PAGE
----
What Is Assessment Insurance?

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  • Written By: Mary McMahon
  • Edited By: Nancy Fann-Im
  • Last Modified Date: 13 June 2018
  • Copyright Protected:
    Conjecture Corporation
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The term “assessment insurance” can have two different meanings in the insurance industry, in reference to two distinct types of insurance products, one related to unexpected condominium assessments, and the other to a type of insurance policy. This type of insurance policy, also known as a stipulated premium, can charge a base rate for premiums with the understanding that in the event of unexpected losses, the insurance company can increase the size of the assessment and demand an additional payment from the policyholder. This type of insurance is relatively rare, and in some cases insurance companies may not be allowed to offer it.

In the case of condo assessment insurance, the insurance covers what are known as special assessments. Condominium associations charge a basic assessment every year to cover maintenance for the whole building. This fee usually includes some funds set aside in savings for unanticipated events, but natural disasters and other emergencies may necessitate a substantial outlay of funds to repair a building and make it livable again. In these situations, the association can charge a “special assessment,” asking members to pay more.


This assessment may be substantial and usually isn't in the budget of most owner-members of the association. Assessment insurance can cover it. The insurance will not cover the standard assessments all members must pay, but kicks in when special circumstances necessitate a special assessment. Condo owners can discuss the option of carrying assessment insurance with their insurance agents; it can be advisable if they do not have reserves of cash available for unexpected expenses. The condo association should also carry its own insurance to cover disasters, but members may want to think about what will happen if it allows the policy to lapse or purchases inadequate coverage.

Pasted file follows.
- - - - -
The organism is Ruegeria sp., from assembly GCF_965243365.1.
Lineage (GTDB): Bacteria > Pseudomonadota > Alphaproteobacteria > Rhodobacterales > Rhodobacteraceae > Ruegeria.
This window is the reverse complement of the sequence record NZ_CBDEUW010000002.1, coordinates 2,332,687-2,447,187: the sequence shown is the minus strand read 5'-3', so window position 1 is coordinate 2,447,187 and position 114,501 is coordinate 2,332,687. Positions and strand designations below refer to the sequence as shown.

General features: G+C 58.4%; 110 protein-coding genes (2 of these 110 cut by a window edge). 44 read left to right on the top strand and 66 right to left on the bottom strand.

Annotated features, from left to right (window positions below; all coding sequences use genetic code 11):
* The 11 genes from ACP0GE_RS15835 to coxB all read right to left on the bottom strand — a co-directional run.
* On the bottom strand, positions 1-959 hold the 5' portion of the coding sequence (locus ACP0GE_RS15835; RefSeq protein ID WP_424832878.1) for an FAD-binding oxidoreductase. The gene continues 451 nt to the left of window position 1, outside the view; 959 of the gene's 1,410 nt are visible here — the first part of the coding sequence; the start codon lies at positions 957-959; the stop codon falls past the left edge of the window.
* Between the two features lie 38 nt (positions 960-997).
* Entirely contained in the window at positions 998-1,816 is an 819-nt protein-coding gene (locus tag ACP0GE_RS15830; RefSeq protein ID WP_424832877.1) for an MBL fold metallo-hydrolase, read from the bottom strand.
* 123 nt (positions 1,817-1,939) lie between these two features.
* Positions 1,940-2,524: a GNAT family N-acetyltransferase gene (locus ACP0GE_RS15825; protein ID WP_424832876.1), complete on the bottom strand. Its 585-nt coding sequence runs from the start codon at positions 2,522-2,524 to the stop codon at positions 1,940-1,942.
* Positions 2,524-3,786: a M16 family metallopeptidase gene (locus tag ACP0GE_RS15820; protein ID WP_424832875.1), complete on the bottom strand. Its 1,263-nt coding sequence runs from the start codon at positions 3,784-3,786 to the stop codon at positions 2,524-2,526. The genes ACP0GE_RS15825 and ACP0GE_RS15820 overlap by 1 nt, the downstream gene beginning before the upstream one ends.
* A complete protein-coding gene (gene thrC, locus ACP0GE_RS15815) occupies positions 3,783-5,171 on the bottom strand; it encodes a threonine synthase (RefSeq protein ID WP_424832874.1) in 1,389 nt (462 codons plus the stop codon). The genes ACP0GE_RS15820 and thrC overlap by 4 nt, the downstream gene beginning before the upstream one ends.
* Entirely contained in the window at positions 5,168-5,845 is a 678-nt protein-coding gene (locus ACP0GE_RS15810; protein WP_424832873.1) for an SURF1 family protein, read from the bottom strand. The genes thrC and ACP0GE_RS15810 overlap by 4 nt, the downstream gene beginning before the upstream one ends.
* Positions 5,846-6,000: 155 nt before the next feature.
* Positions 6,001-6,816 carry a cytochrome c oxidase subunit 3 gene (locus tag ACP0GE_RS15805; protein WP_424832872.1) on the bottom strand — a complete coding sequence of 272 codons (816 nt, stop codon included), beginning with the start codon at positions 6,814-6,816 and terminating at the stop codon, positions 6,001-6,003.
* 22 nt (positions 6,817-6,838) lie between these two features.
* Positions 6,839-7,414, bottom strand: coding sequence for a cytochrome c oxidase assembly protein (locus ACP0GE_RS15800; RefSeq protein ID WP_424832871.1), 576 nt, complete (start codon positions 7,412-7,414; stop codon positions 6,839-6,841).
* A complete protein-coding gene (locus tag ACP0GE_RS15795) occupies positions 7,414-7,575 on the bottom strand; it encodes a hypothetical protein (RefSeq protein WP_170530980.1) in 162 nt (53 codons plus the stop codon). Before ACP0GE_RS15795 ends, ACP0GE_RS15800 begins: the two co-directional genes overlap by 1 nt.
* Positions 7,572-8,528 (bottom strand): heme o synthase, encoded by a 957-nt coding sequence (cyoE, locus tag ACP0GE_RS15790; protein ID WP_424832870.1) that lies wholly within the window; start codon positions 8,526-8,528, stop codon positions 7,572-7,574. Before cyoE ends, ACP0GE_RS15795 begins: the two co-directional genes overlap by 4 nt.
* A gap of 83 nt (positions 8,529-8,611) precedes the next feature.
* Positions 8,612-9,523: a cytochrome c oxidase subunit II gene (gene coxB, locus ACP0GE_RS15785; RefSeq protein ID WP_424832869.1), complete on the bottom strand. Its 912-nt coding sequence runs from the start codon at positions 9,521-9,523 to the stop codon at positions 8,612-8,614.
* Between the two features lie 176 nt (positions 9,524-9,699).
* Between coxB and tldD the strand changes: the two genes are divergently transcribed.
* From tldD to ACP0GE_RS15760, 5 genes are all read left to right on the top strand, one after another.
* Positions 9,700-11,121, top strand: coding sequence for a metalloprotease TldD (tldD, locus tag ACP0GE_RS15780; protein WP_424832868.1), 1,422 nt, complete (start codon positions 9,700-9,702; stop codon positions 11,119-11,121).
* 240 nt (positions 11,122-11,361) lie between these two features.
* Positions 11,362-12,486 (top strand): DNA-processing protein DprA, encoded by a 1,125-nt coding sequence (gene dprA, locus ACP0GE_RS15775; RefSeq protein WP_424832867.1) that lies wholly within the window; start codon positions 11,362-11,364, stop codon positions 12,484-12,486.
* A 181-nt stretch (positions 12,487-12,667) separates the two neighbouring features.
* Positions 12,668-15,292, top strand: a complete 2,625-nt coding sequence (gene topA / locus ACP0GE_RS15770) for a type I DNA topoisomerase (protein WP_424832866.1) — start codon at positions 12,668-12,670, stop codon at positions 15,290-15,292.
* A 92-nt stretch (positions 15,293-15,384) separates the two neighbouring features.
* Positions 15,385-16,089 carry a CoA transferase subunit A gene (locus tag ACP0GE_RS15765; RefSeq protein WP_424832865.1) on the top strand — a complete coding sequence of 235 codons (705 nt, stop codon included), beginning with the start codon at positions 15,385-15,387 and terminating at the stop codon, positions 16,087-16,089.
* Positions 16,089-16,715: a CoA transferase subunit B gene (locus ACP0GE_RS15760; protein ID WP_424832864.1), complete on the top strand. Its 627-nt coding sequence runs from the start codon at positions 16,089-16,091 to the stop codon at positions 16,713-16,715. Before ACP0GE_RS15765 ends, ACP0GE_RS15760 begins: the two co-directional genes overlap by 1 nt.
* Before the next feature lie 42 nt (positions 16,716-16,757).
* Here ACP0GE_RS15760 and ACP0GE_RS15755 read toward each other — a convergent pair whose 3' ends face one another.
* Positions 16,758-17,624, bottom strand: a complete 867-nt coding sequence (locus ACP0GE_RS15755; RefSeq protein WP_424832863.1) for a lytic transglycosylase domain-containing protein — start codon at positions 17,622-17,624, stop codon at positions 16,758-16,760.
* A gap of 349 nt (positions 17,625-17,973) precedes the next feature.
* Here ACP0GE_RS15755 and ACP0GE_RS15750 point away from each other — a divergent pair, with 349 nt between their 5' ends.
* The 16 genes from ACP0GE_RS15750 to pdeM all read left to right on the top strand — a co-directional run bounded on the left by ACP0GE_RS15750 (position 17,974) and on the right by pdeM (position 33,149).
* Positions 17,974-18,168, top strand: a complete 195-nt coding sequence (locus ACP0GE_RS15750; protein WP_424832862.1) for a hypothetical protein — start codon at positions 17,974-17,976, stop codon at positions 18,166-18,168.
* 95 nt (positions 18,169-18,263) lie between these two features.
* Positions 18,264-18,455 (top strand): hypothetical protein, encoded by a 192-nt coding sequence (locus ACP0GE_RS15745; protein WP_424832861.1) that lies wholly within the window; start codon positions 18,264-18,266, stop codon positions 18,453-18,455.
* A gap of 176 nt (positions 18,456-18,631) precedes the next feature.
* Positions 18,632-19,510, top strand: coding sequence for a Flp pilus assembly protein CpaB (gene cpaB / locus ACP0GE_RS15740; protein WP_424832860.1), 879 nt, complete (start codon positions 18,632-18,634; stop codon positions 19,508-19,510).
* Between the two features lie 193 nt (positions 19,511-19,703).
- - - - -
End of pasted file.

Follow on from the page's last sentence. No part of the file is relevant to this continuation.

In an assessment insurance policy with a stipulated premium, the insurance company charges a standard base rate for insurance. If risks change and the insurance company has to make a large payout, it can request more money from the policyholder. This is the stipulation associated with the premium, a clause in the insurance contract that allows the company to charge more money. The legality of assessment insurance varies by region, and some insurance companies may not be able to offer it or may choose not to do so because it doesn't fit in with their risk management policies and business practices. If it is available, policyholders can discuss it as a potential option with their insurance agents to determine if it is right for them.



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